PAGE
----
He didn’t like that he even knew this curse. It was a nasty one, and it left a stain on you just to think about t. But it, unfortunately, had its uses in the rebellion.

When Falco was no longer in control of his own body, Jaime handed him the robes back. “Put these on. You’re a lot less conspicuous that way.”

They got out by the back way, Jaime spelling cell doors open on the way. In the ensuing havoc, they’d have at least an hour before anyone noticed Falco was gone.

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Patreon: Reposts and Adventures.

For today, in honor of looking through my LiveJournal archives, I offer some early-2000’s poetry.

Unedited Prayer of Sorts

My lady of the verdant green, why have you forsaken me?
When I was a child, your oaken skirts shielded me
From interlopers and observers; simple faith carried me,
and simple ritual. nothing else was needed:

read on!

any people have speculated that if we knew exactly why a bowl of petunias had thought that we would know a lot more about the nature of the Universe than we do now.

Oh, no, not again.

The bowl of petunias plummeted towards the ground, no room in what it could pretend, loosely, was a brain for anything except a vague and dissatisfied sense of what, if you were going to translate it into Galactic Book Standard, would sound mostly like not again.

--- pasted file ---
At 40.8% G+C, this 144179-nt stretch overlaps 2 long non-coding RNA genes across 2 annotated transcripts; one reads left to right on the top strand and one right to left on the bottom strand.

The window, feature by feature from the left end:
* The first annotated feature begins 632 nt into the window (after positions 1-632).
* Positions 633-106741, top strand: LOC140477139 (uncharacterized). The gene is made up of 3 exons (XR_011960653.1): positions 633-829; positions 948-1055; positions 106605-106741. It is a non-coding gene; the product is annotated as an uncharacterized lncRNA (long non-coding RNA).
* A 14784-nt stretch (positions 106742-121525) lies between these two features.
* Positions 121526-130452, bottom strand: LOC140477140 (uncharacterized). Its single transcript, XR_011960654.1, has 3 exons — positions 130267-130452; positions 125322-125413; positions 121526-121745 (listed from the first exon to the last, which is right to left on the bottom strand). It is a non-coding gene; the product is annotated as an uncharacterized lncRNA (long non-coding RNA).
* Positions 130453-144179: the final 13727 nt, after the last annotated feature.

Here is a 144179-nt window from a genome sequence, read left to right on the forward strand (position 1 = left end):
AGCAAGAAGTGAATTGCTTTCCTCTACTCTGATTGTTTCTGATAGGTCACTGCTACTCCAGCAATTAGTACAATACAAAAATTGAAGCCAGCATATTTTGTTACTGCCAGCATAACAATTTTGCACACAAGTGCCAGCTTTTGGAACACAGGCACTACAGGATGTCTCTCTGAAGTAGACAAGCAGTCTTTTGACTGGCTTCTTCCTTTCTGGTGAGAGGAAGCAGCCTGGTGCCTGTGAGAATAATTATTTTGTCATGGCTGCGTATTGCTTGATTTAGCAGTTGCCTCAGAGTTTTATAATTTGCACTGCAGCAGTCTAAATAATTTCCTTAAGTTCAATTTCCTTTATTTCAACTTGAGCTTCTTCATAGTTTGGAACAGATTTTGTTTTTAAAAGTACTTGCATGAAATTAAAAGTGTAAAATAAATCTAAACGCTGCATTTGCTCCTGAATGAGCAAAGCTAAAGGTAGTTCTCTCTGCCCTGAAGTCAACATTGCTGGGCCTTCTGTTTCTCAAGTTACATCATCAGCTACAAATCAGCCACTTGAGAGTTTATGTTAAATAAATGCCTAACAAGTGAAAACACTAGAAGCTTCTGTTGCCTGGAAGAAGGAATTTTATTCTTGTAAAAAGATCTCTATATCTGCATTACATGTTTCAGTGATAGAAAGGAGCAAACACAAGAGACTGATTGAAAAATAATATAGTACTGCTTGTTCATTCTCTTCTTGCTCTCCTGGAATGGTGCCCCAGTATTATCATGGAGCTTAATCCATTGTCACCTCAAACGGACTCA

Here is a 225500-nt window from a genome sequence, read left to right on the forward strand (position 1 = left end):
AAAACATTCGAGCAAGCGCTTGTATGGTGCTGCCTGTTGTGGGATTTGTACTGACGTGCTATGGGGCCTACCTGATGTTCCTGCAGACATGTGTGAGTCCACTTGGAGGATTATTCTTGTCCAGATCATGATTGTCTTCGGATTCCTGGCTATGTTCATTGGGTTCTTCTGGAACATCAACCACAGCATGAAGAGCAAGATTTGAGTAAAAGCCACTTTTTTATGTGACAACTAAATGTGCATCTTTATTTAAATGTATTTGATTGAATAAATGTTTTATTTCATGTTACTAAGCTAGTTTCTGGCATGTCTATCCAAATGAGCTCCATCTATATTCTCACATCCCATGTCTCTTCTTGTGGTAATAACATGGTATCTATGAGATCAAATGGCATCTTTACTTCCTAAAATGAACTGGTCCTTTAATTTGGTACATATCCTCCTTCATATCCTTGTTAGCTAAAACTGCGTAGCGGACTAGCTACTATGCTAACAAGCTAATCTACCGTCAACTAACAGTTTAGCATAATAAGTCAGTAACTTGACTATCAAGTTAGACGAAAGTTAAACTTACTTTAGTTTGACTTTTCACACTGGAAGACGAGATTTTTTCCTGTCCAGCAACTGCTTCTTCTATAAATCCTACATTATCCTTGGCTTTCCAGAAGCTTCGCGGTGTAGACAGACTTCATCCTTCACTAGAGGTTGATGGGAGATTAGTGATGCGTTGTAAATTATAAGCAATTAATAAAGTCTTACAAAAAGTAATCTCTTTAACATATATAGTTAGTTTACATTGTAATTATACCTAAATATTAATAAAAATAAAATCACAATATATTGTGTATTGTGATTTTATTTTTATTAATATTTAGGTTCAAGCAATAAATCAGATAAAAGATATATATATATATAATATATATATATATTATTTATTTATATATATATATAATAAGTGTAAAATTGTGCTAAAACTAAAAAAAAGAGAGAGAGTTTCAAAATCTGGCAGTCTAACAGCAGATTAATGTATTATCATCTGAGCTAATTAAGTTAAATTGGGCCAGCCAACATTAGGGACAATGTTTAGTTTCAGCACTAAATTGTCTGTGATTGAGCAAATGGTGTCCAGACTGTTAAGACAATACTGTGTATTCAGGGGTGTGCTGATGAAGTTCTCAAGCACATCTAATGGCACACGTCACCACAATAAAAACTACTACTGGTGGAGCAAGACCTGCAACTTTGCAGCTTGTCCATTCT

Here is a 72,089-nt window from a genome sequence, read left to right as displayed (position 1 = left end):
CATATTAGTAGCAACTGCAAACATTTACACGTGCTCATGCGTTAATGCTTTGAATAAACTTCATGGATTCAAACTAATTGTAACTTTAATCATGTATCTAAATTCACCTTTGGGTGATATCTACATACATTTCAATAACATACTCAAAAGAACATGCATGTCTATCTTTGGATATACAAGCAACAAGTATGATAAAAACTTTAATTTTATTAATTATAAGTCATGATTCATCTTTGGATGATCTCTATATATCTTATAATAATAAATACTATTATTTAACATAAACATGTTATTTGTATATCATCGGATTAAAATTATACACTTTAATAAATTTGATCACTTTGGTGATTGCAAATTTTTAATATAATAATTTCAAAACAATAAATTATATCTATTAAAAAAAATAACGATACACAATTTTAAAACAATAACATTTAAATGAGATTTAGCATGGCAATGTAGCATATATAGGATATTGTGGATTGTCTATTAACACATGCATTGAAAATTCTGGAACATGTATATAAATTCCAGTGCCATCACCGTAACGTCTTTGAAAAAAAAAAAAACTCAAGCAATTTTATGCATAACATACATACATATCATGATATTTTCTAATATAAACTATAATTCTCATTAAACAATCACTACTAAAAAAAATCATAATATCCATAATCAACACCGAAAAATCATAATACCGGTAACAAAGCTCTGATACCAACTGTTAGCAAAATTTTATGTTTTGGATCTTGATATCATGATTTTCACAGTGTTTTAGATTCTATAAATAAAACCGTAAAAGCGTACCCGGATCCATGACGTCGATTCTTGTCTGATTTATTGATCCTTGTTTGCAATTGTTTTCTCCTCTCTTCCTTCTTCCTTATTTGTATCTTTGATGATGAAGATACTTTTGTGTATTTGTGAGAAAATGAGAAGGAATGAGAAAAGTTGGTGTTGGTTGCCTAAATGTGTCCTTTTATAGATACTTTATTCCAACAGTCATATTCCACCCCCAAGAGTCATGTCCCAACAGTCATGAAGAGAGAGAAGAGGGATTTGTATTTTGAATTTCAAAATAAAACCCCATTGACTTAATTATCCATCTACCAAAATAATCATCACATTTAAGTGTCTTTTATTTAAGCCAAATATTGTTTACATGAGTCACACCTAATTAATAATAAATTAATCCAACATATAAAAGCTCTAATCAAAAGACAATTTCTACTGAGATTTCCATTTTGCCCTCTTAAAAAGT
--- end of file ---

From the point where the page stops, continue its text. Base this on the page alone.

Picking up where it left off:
Read On!

History and memory did not go past the wall.

It was as tall as anyone could imagine, an unknown width, and it surrounded the Community, giving them room enough to live and grow but no more.

It could not be climbed, being smooth to the touch and unpleasant to be in contact with for any length of time. It could not be drilled through, nor broken. It could not be dug underneath.

Read On!

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Patreon: The Aunt Family

Originally posted February 15, 2012: more about the cat that would become Radar later.

Zenobia didn’t give the cat a name, but she did leave a bowl of cream out for him every morning, and a bit of her dinner meat every evening.

Her Aunt Beulah had left her the cat, along with the property and the title, when she vanished into the mist one late-November evening. He was, at that point, already an elderly cat, if family memory held, but, in this case, family memory, generally a very reliable thing, seemed to falter.

read on!

Oh, dear.” Asta patted her nephew’s shoulder gingerly. “Not again?”

Will sighed and looked out the window. “Again. I managed to cover it up, the way you showed me…”

“But if this keeps happening, eventually the grandmothers and the mothers and the fussbudgets down at church are going to figure it out, no matter how small-minded they are,” Asta finished with a sigh. “And then they’re going to give you Willard’s choice.”

Read On!

For this repost story, something from 2011 that starts Radar’s story as well as the saga of Beryl’s relationship with her young man.

“But Mom…”

“Don’t argue. You know it’s your Aunt Beatrix’s turn to host Thanksgiving, and you know we can’t very well not show up only on her years.”

“But Moooom,” Beryl’s younger sister Amy picked up the complaint, “it smells funny there.”

“It’s the cats,” their older sister Chalcedony added. “Mom, come on. Someone needs to tell Beatrix that her house smells like cat pee.”

Read On!